The Burpee Museum of Natural History in Rockford, Illinois is home to quite a few interesting exhibits, but two fascinating and important dinosaur fossils really stand out: the most complete juvenile Tyrannosaurus, “Jane,” and the most complete sub-adult Triceratops, “Homer.” The exhibits crafted around these two great fossils are world-class and well worth a visit.
We have been to the Burpee Museum a couple of times. The first was shortly after they opened the “Jane” exhibit; the second was on a beautiful afternoon a few weeks ago. We were really looking forward to seeing the exhibit on “Homer,” which was not there yet during our previous trip. We certainly were not disappointed!
Before visitors see the two stars of the show at the Burpee Museum, they are treated to a very nice collection of fossils from various time periods before the dinosaurs, many of them found in the Rockford area or elsewhere in Illinois. One of the best deposits of fossils from the Carboniferous period (about 300 million years ago) is the Mazon Creek fossil beds in the northeastern part of the state.
One of the attractions at Burpee is a tall display featuring life-size reproductions of animals in a dense Carboniferous forest. Among the numerous creatures on display, our favorites were the huge ancient dragonfly Meganeura, and the massive 6-8 foot long millipede Arthropleura. The forest is very well done, and gives an interesting glimpse into the world that existed in Illinois (and elsewhere) long before the dinosaurs.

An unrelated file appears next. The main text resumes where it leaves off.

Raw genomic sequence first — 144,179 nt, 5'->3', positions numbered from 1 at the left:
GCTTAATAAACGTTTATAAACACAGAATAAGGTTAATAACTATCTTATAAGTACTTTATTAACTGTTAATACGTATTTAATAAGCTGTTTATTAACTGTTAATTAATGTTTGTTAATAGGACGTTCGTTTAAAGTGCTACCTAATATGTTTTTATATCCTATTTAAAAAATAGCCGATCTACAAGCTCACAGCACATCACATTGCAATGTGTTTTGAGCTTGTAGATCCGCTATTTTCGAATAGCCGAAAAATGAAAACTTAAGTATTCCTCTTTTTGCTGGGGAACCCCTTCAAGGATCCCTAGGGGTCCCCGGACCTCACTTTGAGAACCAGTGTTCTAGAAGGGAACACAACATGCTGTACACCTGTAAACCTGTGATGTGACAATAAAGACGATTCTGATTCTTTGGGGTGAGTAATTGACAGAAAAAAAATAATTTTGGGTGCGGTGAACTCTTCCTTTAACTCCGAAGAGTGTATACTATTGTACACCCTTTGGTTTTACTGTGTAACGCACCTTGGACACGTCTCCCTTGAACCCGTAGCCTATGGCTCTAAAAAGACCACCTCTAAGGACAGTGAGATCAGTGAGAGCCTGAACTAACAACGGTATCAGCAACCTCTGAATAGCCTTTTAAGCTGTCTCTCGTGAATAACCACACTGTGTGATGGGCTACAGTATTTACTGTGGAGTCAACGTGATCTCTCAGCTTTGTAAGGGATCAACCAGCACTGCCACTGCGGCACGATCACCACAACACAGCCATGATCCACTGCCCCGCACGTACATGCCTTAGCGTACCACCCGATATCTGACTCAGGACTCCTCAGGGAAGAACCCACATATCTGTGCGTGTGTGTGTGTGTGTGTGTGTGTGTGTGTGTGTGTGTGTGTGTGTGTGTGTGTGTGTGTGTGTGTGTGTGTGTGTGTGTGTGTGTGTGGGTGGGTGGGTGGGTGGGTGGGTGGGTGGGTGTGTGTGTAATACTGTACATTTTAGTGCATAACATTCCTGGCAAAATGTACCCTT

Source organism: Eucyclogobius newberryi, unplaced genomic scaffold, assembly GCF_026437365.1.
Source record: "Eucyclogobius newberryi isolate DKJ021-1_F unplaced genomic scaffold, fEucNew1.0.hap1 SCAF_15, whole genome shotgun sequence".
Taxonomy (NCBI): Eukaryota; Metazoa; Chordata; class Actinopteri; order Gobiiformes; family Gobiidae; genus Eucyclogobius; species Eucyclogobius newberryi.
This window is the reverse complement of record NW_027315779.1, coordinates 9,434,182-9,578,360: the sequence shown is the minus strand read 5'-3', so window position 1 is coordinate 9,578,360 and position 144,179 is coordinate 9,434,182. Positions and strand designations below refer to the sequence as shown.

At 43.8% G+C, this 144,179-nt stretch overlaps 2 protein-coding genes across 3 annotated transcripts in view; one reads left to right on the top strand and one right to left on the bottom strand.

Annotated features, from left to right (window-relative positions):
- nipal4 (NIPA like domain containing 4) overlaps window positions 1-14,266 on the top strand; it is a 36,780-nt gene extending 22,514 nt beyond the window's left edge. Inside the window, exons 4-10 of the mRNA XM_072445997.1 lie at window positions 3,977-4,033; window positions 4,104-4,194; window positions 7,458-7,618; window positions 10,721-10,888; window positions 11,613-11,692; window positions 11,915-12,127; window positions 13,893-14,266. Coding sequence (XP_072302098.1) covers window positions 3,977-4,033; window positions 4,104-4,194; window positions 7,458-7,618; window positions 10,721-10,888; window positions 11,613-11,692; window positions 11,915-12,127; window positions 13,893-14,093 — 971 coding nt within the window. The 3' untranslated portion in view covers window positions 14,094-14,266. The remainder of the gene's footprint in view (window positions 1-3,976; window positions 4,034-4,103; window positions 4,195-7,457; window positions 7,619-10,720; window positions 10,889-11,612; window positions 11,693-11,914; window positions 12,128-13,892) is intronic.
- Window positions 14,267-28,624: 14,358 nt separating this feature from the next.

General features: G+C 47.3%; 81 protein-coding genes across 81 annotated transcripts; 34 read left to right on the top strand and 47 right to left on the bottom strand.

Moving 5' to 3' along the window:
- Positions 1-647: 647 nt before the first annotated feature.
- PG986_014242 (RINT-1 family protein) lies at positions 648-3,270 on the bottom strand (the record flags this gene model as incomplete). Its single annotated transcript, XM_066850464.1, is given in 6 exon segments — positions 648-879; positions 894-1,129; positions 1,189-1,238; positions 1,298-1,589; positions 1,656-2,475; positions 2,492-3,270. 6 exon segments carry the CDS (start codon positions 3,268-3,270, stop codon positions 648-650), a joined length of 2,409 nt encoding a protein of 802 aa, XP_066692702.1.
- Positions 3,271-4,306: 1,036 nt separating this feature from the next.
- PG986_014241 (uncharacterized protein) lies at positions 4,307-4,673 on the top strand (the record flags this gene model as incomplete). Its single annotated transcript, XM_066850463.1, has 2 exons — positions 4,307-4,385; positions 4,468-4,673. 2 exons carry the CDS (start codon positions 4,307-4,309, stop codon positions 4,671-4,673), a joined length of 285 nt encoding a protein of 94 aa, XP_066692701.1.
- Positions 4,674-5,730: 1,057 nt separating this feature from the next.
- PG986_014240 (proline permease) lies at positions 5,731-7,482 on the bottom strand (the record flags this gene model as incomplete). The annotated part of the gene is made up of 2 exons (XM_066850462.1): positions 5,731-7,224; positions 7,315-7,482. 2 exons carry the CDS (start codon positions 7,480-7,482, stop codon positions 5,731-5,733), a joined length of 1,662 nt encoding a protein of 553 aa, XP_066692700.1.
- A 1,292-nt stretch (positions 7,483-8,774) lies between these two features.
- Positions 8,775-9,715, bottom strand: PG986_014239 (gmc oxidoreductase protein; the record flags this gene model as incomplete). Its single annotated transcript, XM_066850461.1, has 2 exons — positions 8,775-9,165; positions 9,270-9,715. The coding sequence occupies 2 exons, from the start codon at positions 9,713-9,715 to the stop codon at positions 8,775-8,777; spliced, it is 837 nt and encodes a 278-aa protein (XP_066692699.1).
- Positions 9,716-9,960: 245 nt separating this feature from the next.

In 2001, Burpee Museum researchers struck paleontological gold when they unearthed an amazing skeleton of a dinosaur that was clearly in the tyrannosaur family. While it had obvious features that connected it to other tyrannosaurs, the skull was much smaller than the adult Tyrannosaurus fossils that had been unearthed over the last century. In fact, the Burpee dinosaur skull looked amazingly similar to an enigmatic skull of another tyrannosaur family member that is housed at the Cleveland Museum of Natural History. The Cleveland skull was discovered in 1942, and was considered a specimen of the tyrannosaur Gorgosaurus. After further research in 1988, it was described as a new genus–and considered a contemporary but much smaller relative of Tyrannosaurus rex. The dinosaur fossil was renamed Nanotyrannus.
After the much more complete Burpee skeleton was discovered, the world’s top Tyrannosaurus experts descended on Rockford to study the new find. At a conference convened in 2005, a few experts saw the new find as another Nanotyrannus; the clear majority, however, came to another conclusion: that “Jane,” as the Burpee Museum was calling the fossil, was instead a very rare juvenile specimen of the more well-known Tyrannosaurus rex. This find has called into question the existence of Nanotyrannus as a valid genus, as most paleontologists now believe that both the Cleveland “Nanotyrannus” skull and “Jane” are in fact juvenile Tyrannosaurus.
Juvenile Tyrannosaurus fossils have been extremely rare, and “Jane” is not only rare but is fairly complete. With so much interest in tyrannosaurs and their growth through the lifespan, the Burpee dinosaur has become one of the most studied dinosaur fossils in the world. Histological research determined that “Jane” was 11 years old when it perished. I say “it” because although the fossil was given a female name (named after a Burpee Museum benefactor), the sex of the animal has not been determined. Growth studies of Tyrannosaurus indicate that the animal would have gone through a huge growth spurt when it reached the age of fourteen or fifteen.